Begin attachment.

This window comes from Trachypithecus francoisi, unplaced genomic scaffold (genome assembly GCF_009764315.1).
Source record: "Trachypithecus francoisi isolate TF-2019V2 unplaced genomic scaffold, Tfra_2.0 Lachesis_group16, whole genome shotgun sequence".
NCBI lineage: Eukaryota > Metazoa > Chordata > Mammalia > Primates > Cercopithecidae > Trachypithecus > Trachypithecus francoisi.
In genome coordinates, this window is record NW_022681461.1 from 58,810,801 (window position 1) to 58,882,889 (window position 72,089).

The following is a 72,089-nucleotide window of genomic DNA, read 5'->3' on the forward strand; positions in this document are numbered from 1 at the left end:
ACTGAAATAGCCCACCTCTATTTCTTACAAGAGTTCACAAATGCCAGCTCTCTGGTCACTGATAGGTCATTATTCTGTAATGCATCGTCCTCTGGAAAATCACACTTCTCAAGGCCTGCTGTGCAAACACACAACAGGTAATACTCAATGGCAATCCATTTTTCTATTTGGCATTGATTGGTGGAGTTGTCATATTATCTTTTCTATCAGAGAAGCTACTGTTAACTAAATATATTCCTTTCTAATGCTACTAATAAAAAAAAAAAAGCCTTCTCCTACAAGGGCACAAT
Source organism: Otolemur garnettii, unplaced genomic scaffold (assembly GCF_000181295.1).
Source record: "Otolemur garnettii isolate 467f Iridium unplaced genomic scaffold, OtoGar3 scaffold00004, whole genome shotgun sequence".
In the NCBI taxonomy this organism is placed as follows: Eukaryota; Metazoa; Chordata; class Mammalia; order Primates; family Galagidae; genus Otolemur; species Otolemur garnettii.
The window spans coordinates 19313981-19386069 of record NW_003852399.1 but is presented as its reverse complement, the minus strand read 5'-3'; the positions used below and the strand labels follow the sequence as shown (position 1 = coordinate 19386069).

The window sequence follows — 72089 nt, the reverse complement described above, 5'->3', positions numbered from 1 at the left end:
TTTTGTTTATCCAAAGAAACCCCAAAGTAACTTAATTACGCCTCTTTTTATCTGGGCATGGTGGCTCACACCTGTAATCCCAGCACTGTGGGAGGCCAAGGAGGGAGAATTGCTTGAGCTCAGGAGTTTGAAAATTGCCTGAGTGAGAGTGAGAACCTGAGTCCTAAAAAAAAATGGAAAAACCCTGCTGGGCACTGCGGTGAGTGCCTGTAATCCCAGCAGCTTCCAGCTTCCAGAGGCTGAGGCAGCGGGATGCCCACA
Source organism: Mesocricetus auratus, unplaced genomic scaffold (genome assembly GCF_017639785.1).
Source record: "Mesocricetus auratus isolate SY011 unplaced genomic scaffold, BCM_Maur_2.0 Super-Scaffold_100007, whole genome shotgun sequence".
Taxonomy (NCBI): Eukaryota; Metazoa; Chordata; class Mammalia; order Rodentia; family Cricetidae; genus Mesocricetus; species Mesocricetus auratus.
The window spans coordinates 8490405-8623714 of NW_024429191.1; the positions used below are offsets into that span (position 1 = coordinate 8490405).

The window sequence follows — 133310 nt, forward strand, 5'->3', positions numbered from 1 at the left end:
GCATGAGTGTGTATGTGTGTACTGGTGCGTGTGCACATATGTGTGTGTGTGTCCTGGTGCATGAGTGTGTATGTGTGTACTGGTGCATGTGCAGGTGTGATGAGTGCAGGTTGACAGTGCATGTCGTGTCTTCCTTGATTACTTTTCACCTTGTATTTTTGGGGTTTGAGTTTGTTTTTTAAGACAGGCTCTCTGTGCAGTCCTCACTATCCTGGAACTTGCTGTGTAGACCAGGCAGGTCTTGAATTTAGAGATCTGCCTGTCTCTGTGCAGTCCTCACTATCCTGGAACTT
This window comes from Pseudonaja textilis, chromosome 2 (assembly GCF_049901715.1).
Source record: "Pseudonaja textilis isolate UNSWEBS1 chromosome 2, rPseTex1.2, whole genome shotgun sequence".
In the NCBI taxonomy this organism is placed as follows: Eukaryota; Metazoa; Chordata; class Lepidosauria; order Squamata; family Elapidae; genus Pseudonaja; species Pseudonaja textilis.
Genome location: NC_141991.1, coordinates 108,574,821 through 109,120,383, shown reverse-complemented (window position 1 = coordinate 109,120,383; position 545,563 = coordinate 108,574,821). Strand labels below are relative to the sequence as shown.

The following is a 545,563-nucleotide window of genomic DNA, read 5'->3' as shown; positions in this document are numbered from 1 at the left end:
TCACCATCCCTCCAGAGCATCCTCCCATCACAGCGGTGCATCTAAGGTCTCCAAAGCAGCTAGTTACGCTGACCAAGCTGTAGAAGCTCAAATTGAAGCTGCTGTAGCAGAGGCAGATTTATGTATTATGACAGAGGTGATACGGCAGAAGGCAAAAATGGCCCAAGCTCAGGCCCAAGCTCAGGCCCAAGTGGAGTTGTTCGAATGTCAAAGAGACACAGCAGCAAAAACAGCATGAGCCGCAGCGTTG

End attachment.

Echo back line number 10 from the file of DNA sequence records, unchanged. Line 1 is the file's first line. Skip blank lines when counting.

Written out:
The window spans coordinates 19313981-19386069 of record NW_003852399.1 but is presented as its reverse complement, the minus strand read 5'-3'; the positions used below and the strand labels follow the sequence as shown (position 1 = coordinate 19386069).